Like this one ???
Anyway good on you for having a go I hope you bring some awesome products to the table.... in many years from now there will be a few key suppliers in the electric skateboard parts industry... you may well be one of them.
Let me explain in more detail my design, The new Enertion motor mount is Height adjustable by a few degrees (the carbon fiber motor plate can pivot, up & down, on the three stainless steel pins)& it does have M4 set screws perpendicular to the truck hanger like you are suggesting..... I think its worth pointing out that the mount will not shift along the hanger if you have the correct clamping geometry, So I mostly introduced the new feature of, sets screws perpendicular to hanger, to prevent rotation on non caliber/enertion trucks, such as Paris that has a nearly round shaped hanger, there is no geometry to prevent rotation, so the set screws can clamp down and prevent it. This makes the enertion product a bit more "hackable" so people can experiment with mounting it to different trucks. For example I mounted it to a sort-of-octagonal-round-oblong shaped fibreglass handle on a hammer in the shed. The clamp forces held it very well, but with the set screws it could not rotate around the axis of the handle.
Although my new mount design is not reversible. I did seriously consider it, I think there is some benefits to having rear mounted motors, however IMHO there are not enough benefits to warrant this configuration, the main reason I did not go through with this is because of the truck geometry.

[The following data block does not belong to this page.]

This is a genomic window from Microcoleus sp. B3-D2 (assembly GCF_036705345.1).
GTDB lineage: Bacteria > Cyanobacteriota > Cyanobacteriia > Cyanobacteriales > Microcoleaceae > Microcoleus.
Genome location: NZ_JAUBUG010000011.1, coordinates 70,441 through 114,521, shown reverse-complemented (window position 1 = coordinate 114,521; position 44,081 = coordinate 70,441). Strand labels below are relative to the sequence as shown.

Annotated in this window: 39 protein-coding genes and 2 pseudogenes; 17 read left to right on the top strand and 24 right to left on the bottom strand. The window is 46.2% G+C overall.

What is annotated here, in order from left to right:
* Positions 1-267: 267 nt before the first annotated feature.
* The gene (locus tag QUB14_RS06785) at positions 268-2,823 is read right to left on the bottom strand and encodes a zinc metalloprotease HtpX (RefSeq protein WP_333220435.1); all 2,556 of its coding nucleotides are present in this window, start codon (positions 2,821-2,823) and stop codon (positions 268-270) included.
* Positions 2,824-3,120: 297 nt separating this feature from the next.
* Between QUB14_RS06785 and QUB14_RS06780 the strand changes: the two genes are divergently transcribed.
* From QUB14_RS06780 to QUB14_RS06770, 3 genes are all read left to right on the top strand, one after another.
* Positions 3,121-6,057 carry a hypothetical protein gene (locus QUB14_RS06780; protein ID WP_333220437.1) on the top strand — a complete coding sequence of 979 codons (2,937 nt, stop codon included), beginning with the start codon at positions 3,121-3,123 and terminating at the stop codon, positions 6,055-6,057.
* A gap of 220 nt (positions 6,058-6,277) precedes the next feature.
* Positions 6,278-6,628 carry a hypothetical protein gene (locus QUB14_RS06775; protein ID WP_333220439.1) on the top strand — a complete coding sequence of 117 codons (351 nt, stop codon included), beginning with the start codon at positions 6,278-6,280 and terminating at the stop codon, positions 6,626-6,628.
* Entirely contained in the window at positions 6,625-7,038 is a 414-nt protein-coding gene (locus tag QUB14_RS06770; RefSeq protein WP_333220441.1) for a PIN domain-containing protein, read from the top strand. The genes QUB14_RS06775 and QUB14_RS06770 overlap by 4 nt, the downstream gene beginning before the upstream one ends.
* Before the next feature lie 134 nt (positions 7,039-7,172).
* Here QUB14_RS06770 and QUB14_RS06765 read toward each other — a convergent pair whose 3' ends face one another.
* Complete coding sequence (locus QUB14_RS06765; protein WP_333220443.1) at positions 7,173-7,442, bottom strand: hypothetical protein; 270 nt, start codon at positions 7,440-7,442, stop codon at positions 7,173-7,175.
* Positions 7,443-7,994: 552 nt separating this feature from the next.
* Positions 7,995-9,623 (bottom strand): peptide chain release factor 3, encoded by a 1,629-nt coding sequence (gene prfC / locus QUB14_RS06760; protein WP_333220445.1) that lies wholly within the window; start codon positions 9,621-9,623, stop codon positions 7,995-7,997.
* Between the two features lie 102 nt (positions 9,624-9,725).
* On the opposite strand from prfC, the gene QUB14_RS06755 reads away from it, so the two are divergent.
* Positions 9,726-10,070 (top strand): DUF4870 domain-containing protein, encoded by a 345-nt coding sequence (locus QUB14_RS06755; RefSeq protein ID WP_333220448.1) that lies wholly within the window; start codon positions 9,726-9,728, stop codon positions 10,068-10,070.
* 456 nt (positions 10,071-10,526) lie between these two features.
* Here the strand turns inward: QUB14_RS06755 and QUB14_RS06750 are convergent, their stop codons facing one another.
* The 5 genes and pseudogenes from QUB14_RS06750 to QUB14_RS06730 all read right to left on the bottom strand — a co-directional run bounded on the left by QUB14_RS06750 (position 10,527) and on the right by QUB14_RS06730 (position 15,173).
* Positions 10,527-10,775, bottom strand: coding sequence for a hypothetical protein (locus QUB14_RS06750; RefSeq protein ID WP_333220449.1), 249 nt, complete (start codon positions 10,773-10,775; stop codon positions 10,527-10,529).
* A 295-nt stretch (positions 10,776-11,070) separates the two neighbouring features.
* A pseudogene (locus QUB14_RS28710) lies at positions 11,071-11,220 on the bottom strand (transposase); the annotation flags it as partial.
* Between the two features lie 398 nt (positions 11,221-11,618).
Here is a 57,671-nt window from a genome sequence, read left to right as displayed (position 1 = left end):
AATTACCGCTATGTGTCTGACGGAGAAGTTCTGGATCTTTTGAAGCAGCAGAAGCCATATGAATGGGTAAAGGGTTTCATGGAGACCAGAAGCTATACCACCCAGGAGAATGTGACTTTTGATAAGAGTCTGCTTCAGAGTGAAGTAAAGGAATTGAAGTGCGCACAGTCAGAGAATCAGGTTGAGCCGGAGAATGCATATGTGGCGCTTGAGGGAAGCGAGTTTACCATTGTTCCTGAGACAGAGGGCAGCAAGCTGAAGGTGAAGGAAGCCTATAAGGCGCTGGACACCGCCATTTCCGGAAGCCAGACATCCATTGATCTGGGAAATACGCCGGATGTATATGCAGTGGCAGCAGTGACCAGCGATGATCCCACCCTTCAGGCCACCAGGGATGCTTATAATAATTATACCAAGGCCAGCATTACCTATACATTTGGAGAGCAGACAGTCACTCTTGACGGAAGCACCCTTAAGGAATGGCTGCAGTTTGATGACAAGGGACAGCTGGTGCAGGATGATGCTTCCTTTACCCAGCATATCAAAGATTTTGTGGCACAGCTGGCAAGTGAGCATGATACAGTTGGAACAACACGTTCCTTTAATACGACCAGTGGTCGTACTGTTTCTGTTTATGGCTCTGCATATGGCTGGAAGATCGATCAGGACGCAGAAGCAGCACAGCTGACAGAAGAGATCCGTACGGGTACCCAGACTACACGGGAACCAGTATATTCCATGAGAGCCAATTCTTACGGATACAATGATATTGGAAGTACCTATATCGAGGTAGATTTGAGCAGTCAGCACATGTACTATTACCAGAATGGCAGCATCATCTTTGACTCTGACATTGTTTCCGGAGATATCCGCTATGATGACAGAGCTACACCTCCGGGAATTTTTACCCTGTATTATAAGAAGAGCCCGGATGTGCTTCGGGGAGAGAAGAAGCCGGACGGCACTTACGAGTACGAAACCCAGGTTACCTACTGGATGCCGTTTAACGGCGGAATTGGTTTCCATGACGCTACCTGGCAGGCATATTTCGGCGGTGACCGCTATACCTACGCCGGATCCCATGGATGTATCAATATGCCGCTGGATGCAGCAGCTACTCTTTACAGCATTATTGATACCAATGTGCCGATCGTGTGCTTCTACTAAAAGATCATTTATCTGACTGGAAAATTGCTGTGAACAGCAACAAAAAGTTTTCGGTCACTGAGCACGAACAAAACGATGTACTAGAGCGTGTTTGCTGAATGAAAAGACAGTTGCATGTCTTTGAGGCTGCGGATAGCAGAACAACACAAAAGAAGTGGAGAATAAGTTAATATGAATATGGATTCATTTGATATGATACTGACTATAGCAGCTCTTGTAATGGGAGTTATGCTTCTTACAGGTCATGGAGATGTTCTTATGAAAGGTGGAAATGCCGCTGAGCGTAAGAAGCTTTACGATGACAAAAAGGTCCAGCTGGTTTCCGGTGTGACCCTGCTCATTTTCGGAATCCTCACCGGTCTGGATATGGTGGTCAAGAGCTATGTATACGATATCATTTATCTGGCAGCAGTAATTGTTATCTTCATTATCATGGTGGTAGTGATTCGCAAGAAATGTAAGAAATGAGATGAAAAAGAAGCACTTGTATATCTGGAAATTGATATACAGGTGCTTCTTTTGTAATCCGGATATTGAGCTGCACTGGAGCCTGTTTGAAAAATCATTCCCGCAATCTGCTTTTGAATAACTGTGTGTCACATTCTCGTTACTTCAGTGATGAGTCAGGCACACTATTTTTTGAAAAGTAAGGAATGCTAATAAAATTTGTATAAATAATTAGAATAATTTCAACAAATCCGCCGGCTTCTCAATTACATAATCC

See in this picture, side profile at bottom right, the axle is not in the center, it is much closer to the right side.
To offer a motor mount that is reversible the centre distance must be increased substantially
to give the motors clearance of the pivot-cup assembly. Increasing the centre distance increases the belt size and also amplifies the forces on the clamp & hanger. Its like increasing the length of a lever, it gives you more leverage & amplifies small flexing/vibrating that might occur at the end of the cantilever. Also if you do actually want the motor mount installed on the "inside" then you will encounter more issues with deck clearance & will need to angle the motor upwards (assuming the motor mount is angled downwards) away from the deck, which puts the motor closer to the ground making it more likely to to be damaged by debris on the ground.
Please don't be discouraged by my comments, it is just my opinion, my intentions are to simply share my knowledge & experience of designing motor mounts. Trial & error can be very expensive! and delay your project substantially.